"Russia has lost a lot of political capital in Germany"

In an interview with "Russia in Global Affairs" Wolfgang Ischinger assess the impact of the Ukraine crisis on German-Russian relations.

Wolfgang Ischinger, the chairman of the Munich Security Conference (Photo: Kuhlmann).

Mr. Ischinger, to what extent, as you see, is the current crisis in the Ukraine rooted in the events which happened more than 20 years ago? Do you think that some mistakes were made both by the West and Russia during Perestroika and after the collapse of the USSR, which led to the present situation?

 

Many in the West certainly look back and wonder where they could or should have acted differently, but we should be clear about one thing: All our mutual agreements from that time, especially the Charta of Paris, the Budapest Memorandum, and so on are crystal clear on territorial integrity and the inviolability of borders. And even if mistakes were made also by the West, that would certainly not justify a violation of international law by the Russian Federation.

 

Why have NATO and Russia not managed to overcome mutual suspicion and mistrust for more than 20 years? Is this a dismal legacy of the Cold War period or simply lack of willingness to do it?

 

Legacies are not made out of cement, and we did make progress on overcoming it, for example with the NATO-Russia Founding Act in 1997, and more recently with the US-Russian "reset." Unfortunately, it is sometimes easier to cling to the past and look for negative signs than to see the opportunities for real and lasting change.

 

In his speech on the Crimea, Putin addressed the German people directly as the friend of Russia. From your point of view might this approach have been effective? Is Germany still regarding Russia as a special partner in Europe, and to what degree is thankfulness for the Wiedervereinigung shaping Berlin policy towards Kremlin 20 years later?

 

Germans continue to be grateful for the Soviet Union’s role in making unification possible, which is why Germans tended to favor engagement with Russia over the past decades. We will always be neighbours of Russia, but also of Ukraine.

 

Boris Yelzin once said that Kohl was his only real friend in Germany, later media has shown "warm" relationships between Putin and Schroeder. As you see, how many "friends" does Russia have today in Germany. Has the Crimean case dramatically decreased the amount of Russian supporters in the EU in general?

 

According to opinion polls in Germany, the attitude towards Russia has become much more negative over the course of the year 2014 as a result of Russian actions. Only around 20 % consider Russia to be a "trustworthy partner." Russia has lost a lot of political capital in Germany – capital built up over several decades.

 

The Kremlin thinks that NATO has broken its obligations given to Gorbachev that alliance would not move eastwards in exchange for the Russian troops withdrawal from the GDR. Do you think that it is true to say that NATO has taken on the rebound after the collapse of the USSR and acted unilaterally knowing that Moscow could not respond?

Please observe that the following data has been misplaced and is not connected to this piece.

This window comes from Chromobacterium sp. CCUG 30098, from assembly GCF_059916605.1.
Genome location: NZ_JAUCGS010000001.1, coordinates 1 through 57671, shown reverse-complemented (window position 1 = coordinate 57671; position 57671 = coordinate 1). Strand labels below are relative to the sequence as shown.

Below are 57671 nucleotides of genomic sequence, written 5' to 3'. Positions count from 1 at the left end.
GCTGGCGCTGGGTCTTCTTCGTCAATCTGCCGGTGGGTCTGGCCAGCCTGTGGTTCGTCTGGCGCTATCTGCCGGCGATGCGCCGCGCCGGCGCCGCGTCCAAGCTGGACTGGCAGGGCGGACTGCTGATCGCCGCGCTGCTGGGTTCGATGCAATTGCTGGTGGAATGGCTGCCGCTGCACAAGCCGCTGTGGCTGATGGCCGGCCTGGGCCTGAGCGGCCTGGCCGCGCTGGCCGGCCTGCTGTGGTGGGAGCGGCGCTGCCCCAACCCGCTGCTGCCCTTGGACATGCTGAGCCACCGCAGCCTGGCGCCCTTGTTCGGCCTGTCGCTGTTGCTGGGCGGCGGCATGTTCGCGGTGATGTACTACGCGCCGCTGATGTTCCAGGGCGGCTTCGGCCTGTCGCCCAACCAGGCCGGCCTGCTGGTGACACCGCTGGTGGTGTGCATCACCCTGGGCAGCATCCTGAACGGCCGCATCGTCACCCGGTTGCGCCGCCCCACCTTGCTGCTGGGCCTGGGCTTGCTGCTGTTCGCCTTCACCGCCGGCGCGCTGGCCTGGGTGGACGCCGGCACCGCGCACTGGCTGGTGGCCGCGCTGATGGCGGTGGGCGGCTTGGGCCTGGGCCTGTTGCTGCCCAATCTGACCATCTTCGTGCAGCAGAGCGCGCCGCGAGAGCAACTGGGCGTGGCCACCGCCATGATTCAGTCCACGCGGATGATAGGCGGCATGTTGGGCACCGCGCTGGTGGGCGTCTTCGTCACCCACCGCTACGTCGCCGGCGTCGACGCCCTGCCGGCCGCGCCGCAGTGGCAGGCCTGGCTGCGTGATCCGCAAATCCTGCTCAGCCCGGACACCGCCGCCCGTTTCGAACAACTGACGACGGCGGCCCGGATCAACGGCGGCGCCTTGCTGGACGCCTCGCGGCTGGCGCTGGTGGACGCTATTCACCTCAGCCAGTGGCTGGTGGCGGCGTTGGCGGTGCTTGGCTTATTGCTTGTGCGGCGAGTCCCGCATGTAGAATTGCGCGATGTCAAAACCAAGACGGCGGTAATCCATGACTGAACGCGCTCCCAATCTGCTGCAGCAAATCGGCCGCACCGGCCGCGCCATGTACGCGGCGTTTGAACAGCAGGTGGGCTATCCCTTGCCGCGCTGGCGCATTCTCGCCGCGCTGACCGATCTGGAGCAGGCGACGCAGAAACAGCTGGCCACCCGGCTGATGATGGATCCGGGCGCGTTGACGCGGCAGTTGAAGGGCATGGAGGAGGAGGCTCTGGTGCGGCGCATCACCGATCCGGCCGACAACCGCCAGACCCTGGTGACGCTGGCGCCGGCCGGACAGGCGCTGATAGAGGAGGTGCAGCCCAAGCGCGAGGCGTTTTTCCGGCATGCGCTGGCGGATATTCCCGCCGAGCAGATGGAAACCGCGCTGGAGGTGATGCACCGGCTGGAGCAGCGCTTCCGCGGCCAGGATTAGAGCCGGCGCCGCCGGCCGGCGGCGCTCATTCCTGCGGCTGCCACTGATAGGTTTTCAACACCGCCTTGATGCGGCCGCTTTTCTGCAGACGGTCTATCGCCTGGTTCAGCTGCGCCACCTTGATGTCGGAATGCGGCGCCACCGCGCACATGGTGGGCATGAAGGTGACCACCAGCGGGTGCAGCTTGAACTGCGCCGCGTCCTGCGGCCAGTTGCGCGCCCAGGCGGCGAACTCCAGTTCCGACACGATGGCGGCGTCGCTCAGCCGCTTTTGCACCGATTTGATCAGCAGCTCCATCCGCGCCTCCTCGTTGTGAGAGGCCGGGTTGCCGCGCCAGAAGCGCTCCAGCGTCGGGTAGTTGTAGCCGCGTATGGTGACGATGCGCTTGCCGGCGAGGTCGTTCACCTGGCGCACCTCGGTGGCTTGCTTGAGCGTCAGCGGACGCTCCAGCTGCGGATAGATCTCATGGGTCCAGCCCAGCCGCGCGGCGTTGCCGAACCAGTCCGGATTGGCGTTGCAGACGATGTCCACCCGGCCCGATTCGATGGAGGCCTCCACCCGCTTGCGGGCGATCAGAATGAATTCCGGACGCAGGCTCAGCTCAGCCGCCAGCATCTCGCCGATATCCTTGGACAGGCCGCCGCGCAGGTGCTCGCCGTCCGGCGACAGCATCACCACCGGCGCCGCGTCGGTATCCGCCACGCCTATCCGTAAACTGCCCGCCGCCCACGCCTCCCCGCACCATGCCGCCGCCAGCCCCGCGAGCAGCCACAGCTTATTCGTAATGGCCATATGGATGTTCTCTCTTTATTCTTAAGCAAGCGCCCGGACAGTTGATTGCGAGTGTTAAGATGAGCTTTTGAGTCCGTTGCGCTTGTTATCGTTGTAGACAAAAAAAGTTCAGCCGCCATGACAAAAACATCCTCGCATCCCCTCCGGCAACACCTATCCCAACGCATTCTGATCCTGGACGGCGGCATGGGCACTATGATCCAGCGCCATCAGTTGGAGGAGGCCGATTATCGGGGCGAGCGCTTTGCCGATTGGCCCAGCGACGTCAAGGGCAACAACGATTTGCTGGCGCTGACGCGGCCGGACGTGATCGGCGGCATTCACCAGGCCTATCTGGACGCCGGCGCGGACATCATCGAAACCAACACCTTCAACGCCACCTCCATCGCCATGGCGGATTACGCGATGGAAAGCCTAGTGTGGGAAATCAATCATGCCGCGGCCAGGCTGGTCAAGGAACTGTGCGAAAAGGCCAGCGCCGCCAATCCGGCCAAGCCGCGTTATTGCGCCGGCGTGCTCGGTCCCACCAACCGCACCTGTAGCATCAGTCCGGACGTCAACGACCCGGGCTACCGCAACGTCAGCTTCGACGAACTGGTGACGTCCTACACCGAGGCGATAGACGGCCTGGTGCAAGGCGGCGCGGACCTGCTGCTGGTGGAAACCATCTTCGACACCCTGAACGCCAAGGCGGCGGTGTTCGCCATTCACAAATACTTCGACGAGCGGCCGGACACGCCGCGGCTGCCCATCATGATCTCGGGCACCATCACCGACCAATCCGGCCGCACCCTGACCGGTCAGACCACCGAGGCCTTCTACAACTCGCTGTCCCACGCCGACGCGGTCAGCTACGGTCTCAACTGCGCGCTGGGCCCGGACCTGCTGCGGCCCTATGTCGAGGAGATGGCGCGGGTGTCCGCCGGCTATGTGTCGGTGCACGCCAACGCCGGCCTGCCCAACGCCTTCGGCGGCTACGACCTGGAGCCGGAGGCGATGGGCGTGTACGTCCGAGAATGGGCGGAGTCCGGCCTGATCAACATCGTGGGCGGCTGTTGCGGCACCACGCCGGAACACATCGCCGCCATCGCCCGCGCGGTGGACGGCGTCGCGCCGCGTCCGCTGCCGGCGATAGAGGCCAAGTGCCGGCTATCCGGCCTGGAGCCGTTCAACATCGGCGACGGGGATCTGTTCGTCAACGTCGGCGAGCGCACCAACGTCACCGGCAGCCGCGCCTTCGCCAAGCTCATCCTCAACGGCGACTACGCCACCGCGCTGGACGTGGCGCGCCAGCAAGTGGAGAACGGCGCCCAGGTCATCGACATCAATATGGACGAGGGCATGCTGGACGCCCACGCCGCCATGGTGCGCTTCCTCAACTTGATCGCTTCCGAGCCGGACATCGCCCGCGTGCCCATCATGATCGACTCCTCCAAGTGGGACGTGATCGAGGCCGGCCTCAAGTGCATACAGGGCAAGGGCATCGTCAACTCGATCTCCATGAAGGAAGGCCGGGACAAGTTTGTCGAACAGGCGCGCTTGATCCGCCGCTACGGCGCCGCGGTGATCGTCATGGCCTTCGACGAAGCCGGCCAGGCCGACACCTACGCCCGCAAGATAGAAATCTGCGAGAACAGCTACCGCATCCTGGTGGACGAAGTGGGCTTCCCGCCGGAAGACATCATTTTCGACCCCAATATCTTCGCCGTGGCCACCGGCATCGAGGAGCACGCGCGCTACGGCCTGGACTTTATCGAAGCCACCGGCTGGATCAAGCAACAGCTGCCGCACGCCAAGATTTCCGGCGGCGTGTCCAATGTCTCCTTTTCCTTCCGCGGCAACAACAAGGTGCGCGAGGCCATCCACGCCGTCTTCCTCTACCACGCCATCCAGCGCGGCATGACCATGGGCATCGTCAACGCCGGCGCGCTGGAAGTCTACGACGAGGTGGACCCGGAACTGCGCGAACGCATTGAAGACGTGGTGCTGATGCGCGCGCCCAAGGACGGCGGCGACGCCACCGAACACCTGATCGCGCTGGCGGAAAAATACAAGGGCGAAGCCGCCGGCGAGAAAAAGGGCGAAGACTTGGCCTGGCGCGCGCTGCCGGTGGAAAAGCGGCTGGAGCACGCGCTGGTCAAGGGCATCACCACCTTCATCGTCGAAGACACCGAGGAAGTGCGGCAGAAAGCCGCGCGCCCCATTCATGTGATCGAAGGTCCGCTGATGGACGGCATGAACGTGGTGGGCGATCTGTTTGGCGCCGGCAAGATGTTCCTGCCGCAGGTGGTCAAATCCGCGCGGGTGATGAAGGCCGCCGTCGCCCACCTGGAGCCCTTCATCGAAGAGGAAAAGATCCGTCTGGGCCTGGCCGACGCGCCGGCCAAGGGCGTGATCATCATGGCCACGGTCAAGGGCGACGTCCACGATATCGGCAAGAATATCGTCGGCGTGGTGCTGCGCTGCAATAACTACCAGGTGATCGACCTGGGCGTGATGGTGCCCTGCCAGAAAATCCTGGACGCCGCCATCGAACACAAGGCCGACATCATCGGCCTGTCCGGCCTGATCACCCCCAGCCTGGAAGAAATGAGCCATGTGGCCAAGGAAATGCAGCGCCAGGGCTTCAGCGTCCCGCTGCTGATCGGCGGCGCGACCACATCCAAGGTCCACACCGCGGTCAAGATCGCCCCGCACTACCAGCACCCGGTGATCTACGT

I understand where some of the Russian disappointment may come from, but it is not true that we violated agreements or that we wanted to exploit Russian weakness; the countries joining NATO acted out of their own free decision, and there was never a treaty prohibiting NATO membership of former Warsaw Pact states.

 

What was your personal impression of Putin’s speech in Munich 2007? Did you expect something like that from Putin at that time? Was it understood and did this speech change to some extent the Western approach towards Russia? If so, in what way?

 

Many probably did not fully understand the extent and meaning of the speech then. And during the Medvedev presidency the emphasis was on cooperation, think of the "reset."

 

Today Germany is considered worldwide as the major actor in the EU, however, some German experts say that German foreign policy and political theory is at the US outsourcing and still is shaped by Washington. Is it right to say so more than 20 years after 1990 and almost 70 years after 1945? Is Germany afraid of playing the political role equal to its economic might? Or it is only the matter of time?

 

It is a big mistake to believe German policy is defined in Washington. The US is a close partner, but in our partnership, there is no room for diktat.

 

How has diplomacy in general been changing for the last 20 years? What new elements or goals have emerged today in comparison to the past? Is modern diplomacy "better equipped" to beat back the challenges of the new 21st century?

 

We live in a world of increasing global instability. Our institutions - such as the UN - need urgent reform. Global governance, and diplomacy are in a serious crisis. The international order is at risk.

 

As you believe, what steps should be taken to alleviate tensions and restore trust between Russia and the EU and NATO today? Is it possible still to settle the dispute or both parties are not ready for compromise and we should expect the further escalation?

 

The Ukraine crisis is the central challenge. Resolving it requires respect of international law, and a willingness to cooperate and to talk honestly. I hope Russia will be ready to rebuild trust, and to walk together again.

 

This interview was first published in Russian on September 8 by "Russia in Global Affairs".

09 September 2014, by MSC / Russia in Global Affairs

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